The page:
Tuesday, March 11, 2014
The Associated Press
SENECA FALLS, N.Y. – House Democratic Leader Nancy Pelosi, late former first lady Betty Ford and Title IX advocate Bernice Sandler are among the nine women inducted into the National Women’s Hall of Fame on Saturday.
Rep. Nancy Pelosi, D-Calif., is among the nine women inducted into the National Women's Hall of Fame on Saturday.
2012 File photo/The Associated Press
The ceremony was held in Seneca Falls, the western New York village where the first known women’s rights convention was held in 1848.
“I’m absolutely thrilled. I can’t believe it,” Pelosi said by phone from Washington before the ceremony. Several of her female congressional colleagues, along with two of her daughters and two granddaughters, attended.
Also honored were “Sexual Politics” author Kate Millett; horse racing’s most successful female jockey, Julie Krone; Ina May Gaskin, who is known as the “mother of authentic midwifery;” and monetary scholar Anna Jacobson Schwartz, who collaborated with Nobel laureate Milton Friedman on “A Monetary History of the United States, 1867-1960,” published in 1963. She died last year.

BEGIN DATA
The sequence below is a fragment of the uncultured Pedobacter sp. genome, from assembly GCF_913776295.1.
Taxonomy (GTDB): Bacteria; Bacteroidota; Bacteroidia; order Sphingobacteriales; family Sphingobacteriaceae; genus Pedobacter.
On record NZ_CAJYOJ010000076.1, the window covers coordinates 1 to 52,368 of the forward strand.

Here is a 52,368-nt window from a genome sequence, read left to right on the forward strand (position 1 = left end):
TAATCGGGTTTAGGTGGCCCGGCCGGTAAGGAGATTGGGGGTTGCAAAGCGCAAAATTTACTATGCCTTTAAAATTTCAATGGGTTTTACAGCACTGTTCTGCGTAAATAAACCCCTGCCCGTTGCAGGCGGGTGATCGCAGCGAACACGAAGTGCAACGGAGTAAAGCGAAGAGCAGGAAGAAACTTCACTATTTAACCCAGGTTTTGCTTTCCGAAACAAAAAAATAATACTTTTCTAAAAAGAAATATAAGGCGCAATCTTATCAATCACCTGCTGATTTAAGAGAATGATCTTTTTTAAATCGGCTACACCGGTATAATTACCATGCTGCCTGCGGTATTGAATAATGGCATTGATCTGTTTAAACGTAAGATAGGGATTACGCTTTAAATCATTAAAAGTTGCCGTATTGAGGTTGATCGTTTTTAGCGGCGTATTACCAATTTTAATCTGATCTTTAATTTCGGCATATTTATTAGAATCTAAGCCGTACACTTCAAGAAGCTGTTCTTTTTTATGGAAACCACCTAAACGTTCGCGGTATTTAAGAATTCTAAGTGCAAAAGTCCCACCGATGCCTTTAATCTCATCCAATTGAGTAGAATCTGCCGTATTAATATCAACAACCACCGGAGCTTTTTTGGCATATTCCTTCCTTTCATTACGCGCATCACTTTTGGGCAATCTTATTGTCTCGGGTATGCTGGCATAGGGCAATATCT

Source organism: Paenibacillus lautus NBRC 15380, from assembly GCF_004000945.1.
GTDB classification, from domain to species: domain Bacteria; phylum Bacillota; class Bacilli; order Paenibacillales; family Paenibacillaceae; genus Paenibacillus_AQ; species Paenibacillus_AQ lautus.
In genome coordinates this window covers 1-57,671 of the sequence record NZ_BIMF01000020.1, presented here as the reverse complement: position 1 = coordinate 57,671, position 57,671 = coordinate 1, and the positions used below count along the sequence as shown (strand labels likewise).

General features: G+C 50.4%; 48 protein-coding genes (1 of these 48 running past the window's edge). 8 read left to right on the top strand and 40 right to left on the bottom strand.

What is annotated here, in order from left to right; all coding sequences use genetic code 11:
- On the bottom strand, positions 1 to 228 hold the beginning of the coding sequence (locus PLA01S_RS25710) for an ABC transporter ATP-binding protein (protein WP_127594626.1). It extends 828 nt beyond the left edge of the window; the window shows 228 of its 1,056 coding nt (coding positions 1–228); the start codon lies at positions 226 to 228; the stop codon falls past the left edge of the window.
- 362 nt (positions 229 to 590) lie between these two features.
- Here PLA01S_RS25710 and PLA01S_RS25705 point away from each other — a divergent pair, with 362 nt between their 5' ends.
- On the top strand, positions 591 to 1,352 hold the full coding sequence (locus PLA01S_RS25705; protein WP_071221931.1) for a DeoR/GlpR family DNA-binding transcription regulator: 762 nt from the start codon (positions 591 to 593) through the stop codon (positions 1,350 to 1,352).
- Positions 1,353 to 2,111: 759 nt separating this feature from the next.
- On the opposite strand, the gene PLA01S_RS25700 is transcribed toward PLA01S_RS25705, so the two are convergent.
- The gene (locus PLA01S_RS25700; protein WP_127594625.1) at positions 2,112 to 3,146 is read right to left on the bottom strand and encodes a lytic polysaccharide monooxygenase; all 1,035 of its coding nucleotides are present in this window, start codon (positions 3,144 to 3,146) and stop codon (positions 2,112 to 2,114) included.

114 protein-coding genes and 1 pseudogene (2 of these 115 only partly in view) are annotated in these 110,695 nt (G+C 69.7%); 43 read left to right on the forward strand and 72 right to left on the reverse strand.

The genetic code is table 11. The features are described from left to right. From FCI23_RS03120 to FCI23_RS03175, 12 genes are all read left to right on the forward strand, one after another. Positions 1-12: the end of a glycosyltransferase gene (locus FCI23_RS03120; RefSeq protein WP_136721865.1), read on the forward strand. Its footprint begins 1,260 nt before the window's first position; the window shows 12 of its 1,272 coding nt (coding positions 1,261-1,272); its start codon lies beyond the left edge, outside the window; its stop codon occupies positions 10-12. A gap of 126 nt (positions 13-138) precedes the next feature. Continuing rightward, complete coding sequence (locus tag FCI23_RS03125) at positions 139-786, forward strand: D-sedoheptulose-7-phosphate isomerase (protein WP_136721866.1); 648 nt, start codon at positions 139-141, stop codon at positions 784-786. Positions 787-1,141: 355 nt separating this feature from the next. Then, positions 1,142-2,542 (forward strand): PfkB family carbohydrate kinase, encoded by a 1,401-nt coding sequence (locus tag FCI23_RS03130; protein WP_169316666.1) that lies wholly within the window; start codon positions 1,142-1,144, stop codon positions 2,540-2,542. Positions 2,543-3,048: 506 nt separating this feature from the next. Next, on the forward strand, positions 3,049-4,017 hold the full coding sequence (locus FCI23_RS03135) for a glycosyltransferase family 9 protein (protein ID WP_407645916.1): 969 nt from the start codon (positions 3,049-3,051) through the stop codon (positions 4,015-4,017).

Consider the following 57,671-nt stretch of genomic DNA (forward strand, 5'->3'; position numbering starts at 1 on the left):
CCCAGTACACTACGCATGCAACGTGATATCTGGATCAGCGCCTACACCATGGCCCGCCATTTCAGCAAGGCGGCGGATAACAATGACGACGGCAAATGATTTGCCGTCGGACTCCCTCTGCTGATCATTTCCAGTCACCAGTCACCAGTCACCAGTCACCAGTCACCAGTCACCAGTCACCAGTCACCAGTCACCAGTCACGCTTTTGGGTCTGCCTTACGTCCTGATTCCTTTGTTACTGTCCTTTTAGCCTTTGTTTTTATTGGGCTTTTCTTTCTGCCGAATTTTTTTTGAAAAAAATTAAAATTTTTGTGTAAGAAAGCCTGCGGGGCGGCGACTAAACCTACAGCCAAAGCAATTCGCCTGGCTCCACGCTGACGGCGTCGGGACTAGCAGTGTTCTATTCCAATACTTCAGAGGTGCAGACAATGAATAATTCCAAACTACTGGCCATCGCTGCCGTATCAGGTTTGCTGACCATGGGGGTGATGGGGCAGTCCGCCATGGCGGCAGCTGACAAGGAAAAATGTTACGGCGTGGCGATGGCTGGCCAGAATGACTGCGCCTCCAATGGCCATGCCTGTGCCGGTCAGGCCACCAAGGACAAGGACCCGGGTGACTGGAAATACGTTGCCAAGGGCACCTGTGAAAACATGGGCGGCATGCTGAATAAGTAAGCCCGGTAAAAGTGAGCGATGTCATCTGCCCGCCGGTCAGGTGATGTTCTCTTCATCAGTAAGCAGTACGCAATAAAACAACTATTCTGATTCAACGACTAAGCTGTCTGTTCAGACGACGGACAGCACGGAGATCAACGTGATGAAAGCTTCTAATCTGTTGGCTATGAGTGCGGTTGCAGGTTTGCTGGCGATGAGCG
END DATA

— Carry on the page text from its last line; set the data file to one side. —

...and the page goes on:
The inductees also included the late Mother Mary Joseph Rogers, who in 1912 founded Mary- knoll Sisters, the first U.S.-based Catholic missionary congregation of religious women, and 19th-century educator Emma Hart Willard, who advocated for equal education for women in higher education in the early 1800s.
“The 2013 inductees again represent the spirit of Seneca Falls and the groundbreaking events that inspired the nation and the world,” Beverly Ryder, co-president of the board of directors, said in announcing the inductees this year.
Pelosi, of California, was recognized for more than 25 years in politics and as the nation’s first female House speaker and the first woman to lead a major U.S. political party. This year she launched a women-based agenda on the 165th anniversary of the Seneca Falls convention, advocating for equal pay for women, paid family leave and affordable child care, which she said is the biggest missing piece to the fulfillment of women’s potential.